Friday, October 17, 2008

Online radio Vs. On Air Radio

I think WBUR is definitely taking the right direction shifting its focus to online radio as component of aired radio instead of as a parallel project. As Robin Lubbock mentioned in class, we should look at it not as “multimedia” anymore, but as “unimedia”. All the new technological tools work together and we should use all of them to get to the audience.

As previously mentioned by Prof. Kennedy, it is important to notice that radio has an advantage over other media, and that is that unless someone comes up with the marvelous creation of an instant transportation machine, we will still need to take a few precious minutes of our lives to get to places by walking, driving, etc., and it is likely that in the meantime people will like to listen to something, as radio station. That doesn’t mean radios should not worry about online competitors as print and TV do, but will get to that point further down.

Another aspect that might worry local radio stations such as WBUR is that technological advances will soon allow NPR to reach directly to listeners through satellite radio and there will be no need for smaller radio stations. That does not seem likely because of the same principle we think print media will never disappear. First of all, there is always need for local news, so WBUR is more likely to grow in this sense rather than decrease. Also in terms of revenues and sponsors, it is more likely that local institutions will sponsor local radio stations rather than national wide stations.

But even though apparently WBUR should not worry about a future extinction menace, the fact that they use many technological tools to help make the station be as interactive as possible, can only be positive for them. It offers extra services to their listeners: someone who always listens to the station will probably like to receive their station’s website news updates. And they will probably be interested in cheking out what the rest of listeners have to say or comment. And if there are photos to share and people to meet even better.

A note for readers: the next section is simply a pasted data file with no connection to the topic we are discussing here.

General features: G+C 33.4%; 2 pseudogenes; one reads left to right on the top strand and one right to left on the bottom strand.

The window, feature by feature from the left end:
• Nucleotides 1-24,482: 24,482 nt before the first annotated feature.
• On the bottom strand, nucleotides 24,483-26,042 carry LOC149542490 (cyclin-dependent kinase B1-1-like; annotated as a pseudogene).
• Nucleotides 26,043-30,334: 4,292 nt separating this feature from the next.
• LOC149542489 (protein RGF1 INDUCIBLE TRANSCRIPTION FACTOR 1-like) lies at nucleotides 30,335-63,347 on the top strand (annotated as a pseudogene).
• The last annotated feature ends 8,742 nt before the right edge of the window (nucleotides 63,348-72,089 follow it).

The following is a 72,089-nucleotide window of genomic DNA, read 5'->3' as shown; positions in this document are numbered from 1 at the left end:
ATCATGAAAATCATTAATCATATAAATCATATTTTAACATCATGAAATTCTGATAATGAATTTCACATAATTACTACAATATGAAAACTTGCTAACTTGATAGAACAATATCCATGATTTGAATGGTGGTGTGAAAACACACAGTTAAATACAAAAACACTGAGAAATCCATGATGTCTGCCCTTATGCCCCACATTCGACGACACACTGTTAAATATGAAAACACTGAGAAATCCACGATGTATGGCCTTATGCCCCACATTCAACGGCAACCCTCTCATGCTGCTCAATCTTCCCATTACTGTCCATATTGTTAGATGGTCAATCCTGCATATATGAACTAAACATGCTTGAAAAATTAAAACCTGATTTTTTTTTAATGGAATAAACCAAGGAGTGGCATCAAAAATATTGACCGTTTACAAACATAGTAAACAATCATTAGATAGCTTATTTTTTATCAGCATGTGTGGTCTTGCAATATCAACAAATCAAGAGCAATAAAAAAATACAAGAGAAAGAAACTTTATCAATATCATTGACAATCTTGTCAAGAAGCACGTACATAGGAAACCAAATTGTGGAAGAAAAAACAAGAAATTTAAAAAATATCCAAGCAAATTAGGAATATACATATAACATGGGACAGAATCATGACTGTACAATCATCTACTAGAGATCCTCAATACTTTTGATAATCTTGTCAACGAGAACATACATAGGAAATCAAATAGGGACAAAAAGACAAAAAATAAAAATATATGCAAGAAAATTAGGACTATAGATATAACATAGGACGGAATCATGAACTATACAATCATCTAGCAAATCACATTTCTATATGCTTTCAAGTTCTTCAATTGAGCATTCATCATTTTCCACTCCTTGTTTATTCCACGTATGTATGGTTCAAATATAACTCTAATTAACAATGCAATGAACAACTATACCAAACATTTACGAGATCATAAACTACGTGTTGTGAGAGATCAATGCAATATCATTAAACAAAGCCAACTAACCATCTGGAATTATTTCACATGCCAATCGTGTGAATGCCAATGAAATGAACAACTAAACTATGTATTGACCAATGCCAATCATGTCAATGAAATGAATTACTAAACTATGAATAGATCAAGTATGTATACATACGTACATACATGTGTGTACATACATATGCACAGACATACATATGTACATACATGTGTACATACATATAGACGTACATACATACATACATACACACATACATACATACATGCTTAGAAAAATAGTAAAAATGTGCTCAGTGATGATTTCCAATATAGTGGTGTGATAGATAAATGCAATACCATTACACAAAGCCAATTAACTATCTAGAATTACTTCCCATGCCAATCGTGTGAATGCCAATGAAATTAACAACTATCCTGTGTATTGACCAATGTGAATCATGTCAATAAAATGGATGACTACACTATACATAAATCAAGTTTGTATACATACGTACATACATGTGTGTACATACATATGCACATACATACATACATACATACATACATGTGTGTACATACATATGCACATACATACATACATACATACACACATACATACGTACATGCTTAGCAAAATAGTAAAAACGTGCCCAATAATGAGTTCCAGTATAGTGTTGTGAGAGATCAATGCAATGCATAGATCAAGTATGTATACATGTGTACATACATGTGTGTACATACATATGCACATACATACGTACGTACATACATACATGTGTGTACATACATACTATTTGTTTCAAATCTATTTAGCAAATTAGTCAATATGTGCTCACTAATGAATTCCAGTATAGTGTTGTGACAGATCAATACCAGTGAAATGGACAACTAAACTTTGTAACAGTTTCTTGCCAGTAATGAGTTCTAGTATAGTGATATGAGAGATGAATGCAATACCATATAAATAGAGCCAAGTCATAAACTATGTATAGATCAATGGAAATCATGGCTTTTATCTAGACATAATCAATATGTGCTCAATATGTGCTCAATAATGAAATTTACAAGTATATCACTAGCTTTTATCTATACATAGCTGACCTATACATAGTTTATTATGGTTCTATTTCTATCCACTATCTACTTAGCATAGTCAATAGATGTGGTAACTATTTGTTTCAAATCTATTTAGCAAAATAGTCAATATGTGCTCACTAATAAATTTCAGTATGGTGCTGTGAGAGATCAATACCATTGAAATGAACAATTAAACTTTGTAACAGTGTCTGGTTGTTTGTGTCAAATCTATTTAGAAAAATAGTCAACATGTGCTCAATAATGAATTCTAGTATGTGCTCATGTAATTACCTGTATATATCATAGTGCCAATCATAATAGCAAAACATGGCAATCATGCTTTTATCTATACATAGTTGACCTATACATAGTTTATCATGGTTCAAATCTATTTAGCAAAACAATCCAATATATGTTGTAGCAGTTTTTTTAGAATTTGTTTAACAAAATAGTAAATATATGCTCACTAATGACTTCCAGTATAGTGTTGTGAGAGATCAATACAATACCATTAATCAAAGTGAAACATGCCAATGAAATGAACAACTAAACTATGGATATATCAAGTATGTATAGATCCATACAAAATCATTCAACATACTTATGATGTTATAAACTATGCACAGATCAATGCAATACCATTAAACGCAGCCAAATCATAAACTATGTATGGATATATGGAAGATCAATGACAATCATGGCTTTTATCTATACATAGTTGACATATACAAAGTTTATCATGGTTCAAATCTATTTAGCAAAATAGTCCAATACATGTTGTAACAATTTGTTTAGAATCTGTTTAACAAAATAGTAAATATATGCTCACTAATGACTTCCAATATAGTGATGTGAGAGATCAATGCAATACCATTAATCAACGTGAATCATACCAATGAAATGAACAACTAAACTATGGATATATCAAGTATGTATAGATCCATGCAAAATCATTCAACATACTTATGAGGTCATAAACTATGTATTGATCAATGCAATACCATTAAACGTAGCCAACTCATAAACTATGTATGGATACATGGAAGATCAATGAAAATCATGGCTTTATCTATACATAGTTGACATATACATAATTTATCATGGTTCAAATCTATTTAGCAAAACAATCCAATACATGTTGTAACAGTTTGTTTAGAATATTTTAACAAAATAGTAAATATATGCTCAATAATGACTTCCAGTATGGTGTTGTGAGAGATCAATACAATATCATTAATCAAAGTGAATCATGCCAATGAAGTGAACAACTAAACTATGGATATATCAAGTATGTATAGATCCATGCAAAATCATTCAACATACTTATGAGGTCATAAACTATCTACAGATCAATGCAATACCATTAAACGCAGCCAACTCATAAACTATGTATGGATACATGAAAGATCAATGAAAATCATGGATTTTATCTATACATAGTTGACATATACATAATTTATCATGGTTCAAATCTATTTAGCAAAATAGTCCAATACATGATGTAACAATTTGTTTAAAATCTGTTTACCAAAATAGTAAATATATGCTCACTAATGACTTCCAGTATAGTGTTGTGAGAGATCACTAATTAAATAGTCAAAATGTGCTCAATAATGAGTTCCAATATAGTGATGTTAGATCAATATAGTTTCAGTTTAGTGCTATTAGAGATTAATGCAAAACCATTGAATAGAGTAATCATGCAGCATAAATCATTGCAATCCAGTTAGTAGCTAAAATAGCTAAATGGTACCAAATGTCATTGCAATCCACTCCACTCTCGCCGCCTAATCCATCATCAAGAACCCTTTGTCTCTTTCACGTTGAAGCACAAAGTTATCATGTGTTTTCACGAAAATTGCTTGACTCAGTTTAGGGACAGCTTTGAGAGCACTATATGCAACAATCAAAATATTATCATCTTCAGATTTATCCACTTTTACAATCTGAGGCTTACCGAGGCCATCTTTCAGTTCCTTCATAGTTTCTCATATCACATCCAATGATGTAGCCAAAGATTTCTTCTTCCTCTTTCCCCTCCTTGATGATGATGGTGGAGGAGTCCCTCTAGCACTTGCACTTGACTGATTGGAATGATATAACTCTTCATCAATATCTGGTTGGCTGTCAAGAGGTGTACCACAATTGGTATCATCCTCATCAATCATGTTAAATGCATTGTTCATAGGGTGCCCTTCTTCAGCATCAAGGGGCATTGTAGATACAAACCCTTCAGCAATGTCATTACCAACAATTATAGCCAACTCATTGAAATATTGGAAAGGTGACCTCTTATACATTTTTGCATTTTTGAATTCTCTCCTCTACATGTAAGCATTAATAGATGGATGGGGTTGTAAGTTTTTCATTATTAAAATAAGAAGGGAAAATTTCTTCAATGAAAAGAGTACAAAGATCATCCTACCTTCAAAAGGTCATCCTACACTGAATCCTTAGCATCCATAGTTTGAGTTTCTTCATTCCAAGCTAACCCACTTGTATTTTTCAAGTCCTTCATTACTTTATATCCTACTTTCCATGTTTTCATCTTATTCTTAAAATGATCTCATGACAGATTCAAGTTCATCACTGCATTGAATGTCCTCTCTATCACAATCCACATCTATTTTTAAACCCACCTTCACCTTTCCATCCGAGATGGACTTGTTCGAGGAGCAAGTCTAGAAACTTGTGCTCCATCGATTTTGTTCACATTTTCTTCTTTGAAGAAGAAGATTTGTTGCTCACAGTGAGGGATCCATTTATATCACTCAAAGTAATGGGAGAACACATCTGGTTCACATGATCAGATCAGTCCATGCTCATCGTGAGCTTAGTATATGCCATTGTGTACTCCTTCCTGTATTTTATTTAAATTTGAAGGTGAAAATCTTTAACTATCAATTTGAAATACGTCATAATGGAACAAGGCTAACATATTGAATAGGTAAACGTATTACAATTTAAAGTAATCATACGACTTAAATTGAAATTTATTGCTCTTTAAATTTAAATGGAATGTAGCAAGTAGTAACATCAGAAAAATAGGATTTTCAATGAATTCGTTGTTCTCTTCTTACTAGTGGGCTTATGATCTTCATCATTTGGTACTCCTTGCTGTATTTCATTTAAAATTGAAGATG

I worked in two radio stations for over 5 years, and the possibility of having another way to interact with the audience is really important. We only had the chance to receive emails and had a few chat rooms, until we found out about a tool named Orkut, which works similarly as Facebook and we had a great reaction from our listeners: they formed communities and made it work by themselves, proposing themes and possible discussion items for the show.

So using Twitter, Flickr and Youtube? Definitely Yes. It might not attract new listeners (it would be interesting to get some figures about the online ratings), but not using those available tools today is not an option.

A good example of how important online interaction can be for a radio station is Boston's Kiss Fm. Their teen audience spends a lot of time uploading photos, blogging and even reading their political news update. They concentrate all their interactive tools in their website, unlike WBUR that links to programs that might take you out of their web. (which I don’t think is a bad thing to do).

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